A Complete Guide to Drug Tests in the Armed Forces
It’s not uncommon for many people to participate in drinking or drug use as a relaxation or celebratory routine to reward themselves. In some cases, if this action is within the rules of the law and exercised with moderation and responsibility, some people are able to keep these engagements to a minimum and mostly eliminate the risk of addiction.
That said, regardless of the hold you feel you have on your drinking or any other means of unwinding, there’s ALWAYS, even if only the most minor, a chance for addiction to take hold. If you’re in the Armed Forces, you may already know the answer is a resounding ‘Yes!’ to the question: does the military drug test you?
The risk is far greater than the reward, and it’s critical that you fight off the urge to use any type of illicit drug, no matter how sparing or harmless it seems in the moment. However, accidents happen and it’s important to understand your options during these moments.
If you’re in the Armed Forces and looking for options if you’re facing a potentially positive drug test, you might want to read this article in its entirety. This isn’t a way to beat your drug test, but it is a source of information on how you can avoid facing the stress of putting yourself at risk of failing drug testing.
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The Military’s Stand on Drug Testing
About 600,000 drug tests are performed monthly across the United States military, with certain branches performing as many as four tests per month and the Reserves testing once every two years. This means that any unit’s commander can order random drug testing for the entire unit or a subset of the unit at any time.
These findings can be used as evidence in a court of law or to justify dismissal without cause. The commander may order a random drug test, but no service member may be singled out for testing or refuse to participate.
The Procedure for a Military Drug Test
- Before submitting a sample for a military drug test, the member is required to initial the vial.
- The overseeing officer packs each group of military drug tests into boxes and initiates a chain of custody record for each group.
- Anyone who works with this military drug test batch from now on must sign the chain of command. This also holds true for the laboratory setting.
- The names and actions of laboratory personnel are documented for each military drug test sample.
- The initial military drug screen is tested on each specimen.
- Those who test positive undergo further military drug testing with the same procedure.
- Those who pass the first two tests are subjected to a gas chromatography/mass spectrometry analysis of their urine to look for trace amounts of drug use.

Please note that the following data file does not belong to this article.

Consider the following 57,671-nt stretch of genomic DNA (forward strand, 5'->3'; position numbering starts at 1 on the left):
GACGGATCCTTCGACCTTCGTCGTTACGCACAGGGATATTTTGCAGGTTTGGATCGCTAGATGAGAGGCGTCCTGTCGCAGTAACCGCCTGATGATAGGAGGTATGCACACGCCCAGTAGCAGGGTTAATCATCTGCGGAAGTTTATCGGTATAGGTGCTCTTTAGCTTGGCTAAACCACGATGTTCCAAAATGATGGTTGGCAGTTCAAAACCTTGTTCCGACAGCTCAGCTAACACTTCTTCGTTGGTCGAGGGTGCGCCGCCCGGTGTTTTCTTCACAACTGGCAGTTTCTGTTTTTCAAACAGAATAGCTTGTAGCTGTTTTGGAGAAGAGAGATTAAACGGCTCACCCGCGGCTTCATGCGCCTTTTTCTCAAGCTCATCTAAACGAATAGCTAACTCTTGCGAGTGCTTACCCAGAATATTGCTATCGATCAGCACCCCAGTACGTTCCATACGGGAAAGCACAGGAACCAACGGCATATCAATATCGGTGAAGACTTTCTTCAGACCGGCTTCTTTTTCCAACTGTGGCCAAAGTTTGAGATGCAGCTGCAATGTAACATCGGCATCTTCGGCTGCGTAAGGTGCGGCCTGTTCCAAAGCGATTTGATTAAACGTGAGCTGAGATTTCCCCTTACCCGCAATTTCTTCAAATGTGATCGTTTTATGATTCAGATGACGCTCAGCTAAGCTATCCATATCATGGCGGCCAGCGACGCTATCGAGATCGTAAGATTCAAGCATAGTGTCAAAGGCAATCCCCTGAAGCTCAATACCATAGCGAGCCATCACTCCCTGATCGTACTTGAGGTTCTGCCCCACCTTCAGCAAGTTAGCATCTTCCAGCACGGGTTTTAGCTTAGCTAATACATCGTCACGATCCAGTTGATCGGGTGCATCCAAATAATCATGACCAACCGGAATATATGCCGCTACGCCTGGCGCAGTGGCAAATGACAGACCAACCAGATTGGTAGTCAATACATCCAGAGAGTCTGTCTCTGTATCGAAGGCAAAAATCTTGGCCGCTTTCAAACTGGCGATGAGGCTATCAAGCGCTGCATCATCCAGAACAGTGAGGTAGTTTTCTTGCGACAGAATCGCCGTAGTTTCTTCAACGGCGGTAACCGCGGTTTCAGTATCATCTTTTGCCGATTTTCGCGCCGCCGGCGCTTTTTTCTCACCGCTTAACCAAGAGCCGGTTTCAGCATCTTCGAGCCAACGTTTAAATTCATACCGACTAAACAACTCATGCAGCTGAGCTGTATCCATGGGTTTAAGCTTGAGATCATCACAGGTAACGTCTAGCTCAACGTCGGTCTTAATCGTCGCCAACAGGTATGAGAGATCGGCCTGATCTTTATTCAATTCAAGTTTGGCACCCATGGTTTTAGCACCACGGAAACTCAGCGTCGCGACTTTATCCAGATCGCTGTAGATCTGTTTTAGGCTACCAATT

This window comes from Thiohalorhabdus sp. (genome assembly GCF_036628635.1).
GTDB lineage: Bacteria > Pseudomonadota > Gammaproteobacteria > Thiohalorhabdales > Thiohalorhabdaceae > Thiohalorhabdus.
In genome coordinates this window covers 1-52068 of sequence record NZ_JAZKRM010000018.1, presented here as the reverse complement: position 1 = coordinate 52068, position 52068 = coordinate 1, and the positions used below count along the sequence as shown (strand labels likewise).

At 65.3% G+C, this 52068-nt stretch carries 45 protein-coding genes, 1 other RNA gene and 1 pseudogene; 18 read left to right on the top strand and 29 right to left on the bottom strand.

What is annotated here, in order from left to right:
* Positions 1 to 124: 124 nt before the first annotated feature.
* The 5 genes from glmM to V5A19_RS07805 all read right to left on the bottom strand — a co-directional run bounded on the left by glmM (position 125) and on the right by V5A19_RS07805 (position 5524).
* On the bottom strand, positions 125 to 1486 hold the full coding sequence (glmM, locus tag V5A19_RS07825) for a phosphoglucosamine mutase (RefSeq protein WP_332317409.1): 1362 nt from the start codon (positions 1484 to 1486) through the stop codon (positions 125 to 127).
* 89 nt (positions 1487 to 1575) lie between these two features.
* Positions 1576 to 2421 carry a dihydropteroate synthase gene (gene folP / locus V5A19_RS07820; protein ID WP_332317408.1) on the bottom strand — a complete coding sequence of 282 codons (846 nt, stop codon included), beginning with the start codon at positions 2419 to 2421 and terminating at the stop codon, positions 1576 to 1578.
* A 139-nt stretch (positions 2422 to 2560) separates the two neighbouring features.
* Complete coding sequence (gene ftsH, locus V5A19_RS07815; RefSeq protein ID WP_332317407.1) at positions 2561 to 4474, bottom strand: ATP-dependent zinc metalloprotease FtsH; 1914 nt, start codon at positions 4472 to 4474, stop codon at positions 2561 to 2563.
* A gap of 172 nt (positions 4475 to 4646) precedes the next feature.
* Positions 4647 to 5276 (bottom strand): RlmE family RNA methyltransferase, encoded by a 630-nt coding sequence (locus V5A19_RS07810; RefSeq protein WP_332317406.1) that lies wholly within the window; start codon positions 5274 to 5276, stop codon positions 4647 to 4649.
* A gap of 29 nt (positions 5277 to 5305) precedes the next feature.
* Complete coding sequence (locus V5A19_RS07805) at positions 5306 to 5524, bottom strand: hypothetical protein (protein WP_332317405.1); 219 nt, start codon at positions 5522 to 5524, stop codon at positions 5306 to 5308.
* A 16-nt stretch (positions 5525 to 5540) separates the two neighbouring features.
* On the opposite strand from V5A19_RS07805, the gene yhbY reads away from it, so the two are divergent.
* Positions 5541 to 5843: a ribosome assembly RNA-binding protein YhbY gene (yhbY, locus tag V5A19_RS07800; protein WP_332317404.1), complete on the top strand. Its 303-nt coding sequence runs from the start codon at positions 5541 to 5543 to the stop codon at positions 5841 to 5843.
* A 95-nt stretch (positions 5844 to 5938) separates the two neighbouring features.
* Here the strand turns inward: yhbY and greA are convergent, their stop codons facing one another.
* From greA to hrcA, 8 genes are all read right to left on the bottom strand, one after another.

- If the drug test value is less than a predetermined amount, the result does not test positive; otherwise, it is considered failing. The DOD can conduct tests for a wide variety of substances. The drug test may include testing for anything from LSD to benzodiazepines.
However, usually, each drug test includes the most common items for drug use. This includes marijuana, cocaine, meth, and opioids. A commander can request a drug test for steroids in addition to amphetamines, marijuana, and cocaine. A failed military drug test is a serious offense and holds severe punishment for military members.
If you submit a failed military drug test, your military career is in serious jeopardy. A failed drug test typically leads to a court-martial, immediate dismissal from military service until a decision is made, the potential severance of your military career, and possible criminal charges. This is when you must ask yourself – is drug use worth the risk for service members?
What Service Members Are Tested?
The drug testing program in the military is extensive. At the very least once a year, every service member must submit urine samples.
Drug testing is mandated for National Guard and Reserve members every two years.
What Are the Tests Used For?
Depending on the context, a positive drug test result for a service member might be used in a variety of ways. The majority of drug tests screen for a few common substances and are completely random.
Results can be used as evidence against employees in involuntary termination and court martial proceedings. Only when specifically forbidden by a superior officer’s decision can positive findings be excluded from court-marshal proceedings.
Nonetheless, we may still apply those findings to involuntary discharges. Military personnel typically do not have the option to decline to test for substance use.